I wrote this blog with you and your mom (or dad) in mind. I was talking to a UBite the other day, and he told me that a few years back, his mother pulled her Achilles tendon. He said the doctor told her not to worry about strengthening it because, at her age, its just going to continue to get weaker anyway.
This is sad to hear. On the one hand, loss of flexibility, decrease in muscle cells (sarcopenia), increase in body fat, and sluggish metabolism do accompany aging but are not solely caused by it. In fact, most changes start to occur just after middle age. They are more commonly symptoms of inactivity.
The chain of events look something like this. As a person ages, they typically become more inactive, causing muscle atrophy, which is then amplified by sarcopenia which is an inevitable part of aging. Inactivity leads to significantly diminished levels of performance, flexibility, balance, and strength while the metabolism lowers, and body fat increases. As a person travels down this path, the logical extension of this accumulating loss in performance is ultimately a significant loss of functionality.
And this is the part people accept as the inevitable path of an aging person... wrong! The truth of the matter is the older you get, the more essential strength training is for your overall health. Most elderly understand the need for cardio, but they would never believe barbell training to be best prescription for the prevention of all of these age-related problems.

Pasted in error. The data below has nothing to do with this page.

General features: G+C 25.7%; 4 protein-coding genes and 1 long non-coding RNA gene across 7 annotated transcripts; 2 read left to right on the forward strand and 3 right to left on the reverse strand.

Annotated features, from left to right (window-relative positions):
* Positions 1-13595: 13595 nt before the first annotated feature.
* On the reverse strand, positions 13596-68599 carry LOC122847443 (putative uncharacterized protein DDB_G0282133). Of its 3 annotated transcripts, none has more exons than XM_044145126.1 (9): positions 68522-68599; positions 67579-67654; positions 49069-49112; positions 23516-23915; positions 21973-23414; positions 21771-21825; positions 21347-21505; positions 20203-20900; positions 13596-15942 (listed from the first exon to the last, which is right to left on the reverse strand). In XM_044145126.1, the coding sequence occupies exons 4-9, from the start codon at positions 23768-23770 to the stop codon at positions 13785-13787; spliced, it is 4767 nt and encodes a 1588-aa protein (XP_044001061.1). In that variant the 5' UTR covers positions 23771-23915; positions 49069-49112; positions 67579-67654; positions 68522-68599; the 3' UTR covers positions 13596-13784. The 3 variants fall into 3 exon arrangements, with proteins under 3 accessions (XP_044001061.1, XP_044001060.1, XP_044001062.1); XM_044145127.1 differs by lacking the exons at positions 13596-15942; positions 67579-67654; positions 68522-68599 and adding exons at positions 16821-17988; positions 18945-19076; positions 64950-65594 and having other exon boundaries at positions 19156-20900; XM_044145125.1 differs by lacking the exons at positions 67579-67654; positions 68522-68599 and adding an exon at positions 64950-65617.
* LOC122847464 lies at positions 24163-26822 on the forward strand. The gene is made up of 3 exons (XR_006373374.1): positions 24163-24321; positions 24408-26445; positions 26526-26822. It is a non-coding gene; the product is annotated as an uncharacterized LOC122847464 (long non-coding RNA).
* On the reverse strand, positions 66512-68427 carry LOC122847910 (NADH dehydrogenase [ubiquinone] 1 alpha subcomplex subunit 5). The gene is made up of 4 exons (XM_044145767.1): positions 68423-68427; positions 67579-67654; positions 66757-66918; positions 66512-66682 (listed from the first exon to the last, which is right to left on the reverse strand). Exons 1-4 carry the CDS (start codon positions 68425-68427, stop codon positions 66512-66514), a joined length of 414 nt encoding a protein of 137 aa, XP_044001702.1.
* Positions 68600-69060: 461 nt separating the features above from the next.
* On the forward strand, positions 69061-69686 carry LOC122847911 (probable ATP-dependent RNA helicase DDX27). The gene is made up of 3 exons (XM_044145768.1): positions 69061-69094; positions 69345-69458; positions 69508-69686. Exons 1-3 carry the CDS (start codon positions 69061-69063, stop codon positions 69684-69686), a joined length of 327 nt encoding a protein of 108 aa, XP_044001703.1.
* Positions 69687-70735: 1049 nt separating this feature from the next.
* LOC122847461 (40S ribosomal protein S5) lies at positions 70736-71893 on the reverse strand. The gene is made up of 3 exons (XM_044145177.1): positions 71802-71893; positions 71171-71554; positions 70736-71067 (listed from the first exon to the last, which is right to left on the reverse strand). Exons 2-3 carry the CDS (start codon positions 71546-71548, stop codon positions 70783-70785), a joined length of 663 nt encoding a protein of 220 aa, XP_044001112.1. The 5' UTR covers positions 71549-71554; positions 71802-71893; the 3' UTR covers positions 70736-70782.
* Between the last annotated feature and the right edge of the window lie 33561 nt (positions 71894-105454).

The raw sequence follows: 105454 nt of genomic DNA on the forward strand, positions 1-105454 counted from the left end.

Staying active pushes back the onset of muscle atrophy, and even for those becoming more active as they age will actually gained muscle mass, improved their strength, proprioception, flexibility and balance. (Twelve weeks of strength training can increase walking endurance more than walking by itself fails to do. Power to the squat!)
Studies out there have shown strength training for the elderly to have many other benefits, such as reducing resting blood pressure (Harris & Holly, 1987), improving blood lipid profiles (Stone et al., 1982), increasing gastrointestinal transit speed (Koffler et al., 1992), enhancing glucose utilization (Hurley, 1994), alleviating low back pain (Risch et al., 1993), increasing bone mineral density (Menkes et al., 1993), easing arthritic discomfort (Tufts, 1994), relieving depression (Singh et al., 1997), and improving postcoronary performance (Stewart et al., 1988). And you know what? None of these studies reported any training related injuries, and many of the participants stuck with strength training after their participation in a study.
So the next time you plan on getting your squat on, bring mom along! Who knows, she might even like it.